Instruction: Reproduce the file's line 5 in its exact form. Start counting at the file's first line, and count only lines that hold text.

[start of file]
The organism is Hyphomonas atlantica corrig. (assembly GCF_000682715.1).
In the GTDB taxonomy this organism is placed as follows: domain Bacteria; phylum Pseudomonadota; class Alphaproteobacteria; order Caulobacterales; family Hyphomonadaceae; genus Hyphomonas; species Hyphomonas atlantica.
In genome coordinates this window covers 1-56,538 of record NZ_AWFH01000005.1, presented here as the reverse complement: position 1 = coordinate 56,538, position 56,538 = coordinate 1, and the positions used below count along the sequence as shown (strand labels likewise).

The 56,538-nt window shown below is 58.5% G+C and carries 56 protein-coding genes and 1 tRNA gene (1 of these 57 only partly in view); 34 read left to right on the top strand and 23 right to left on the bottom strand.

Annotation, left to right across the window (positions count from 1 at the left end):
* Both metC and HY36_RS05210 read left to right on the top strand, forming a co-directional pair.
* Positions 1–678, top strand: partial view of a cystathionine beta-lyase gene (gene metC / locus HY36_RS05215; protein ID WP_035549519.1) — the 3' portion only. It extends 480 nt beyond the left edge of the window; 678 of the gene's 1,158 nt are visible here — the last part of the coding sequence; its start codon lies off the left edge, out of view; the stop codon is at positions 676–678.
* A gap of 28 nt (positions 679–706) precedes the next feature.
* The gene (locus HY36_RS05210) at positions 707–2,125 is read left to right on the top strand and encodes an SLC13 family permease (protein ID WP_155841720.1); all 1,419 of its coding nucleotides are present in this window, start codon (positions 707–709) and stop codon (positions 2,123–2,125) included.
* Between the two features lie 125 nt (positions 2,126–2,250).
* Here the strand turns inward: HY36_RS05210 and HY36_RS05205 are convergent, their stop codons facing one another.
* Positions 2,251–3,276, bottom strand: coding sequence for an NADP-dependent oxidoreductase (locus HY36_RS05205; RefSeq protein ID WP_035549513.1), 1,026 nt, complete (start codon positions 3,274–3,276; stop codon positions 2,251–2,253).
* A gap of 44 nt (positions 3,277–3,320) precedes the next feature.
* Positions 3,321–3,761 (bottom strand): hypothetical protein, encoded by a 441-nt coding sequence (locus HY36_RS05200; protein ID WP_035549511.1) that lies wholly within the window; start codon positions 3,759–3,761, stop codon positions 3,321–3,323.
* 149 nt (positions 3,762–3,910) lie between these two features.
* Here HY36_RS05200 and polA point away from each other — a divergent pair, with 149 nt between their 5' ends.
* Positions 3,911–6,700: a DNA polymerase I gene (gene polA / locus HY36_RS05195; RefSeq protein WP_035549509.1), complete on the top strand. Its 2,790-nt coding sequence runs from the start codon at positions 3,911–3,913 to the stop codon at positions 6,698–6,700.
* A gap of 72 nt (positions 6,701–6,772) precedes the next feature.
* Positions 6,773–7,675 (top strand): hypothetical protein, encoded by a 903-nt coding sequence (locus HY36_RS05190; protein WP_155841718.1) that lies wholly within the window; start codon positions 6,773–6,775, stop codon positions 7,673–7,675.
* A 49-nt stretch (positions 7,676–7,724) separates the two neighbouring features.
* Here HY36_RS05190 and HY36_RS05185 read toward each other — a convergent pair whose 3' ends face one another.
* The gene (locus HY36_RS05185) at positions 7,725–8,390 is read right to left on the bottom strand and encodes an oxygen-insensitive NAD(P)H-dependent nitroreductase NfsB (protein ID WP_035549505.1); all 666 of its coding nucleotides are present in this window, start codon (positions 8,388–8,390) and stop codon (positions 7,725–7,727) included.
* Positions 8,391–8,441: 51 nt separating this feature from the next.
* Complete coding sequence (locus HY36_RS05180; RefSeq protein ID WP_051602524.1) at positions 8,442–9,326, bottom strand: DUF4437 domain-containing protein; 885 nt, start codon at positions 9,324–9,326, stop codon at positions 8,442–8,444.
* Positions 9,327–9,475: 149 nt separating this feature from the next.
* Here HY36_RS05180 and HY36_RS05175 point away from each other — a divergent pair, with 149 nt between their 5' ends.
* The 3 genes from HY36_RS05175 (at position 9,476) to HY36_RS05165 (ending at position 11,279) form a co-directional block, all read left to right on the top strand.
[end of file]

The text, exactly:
Annotation, left to right across the window (positions count from 1 at the left end):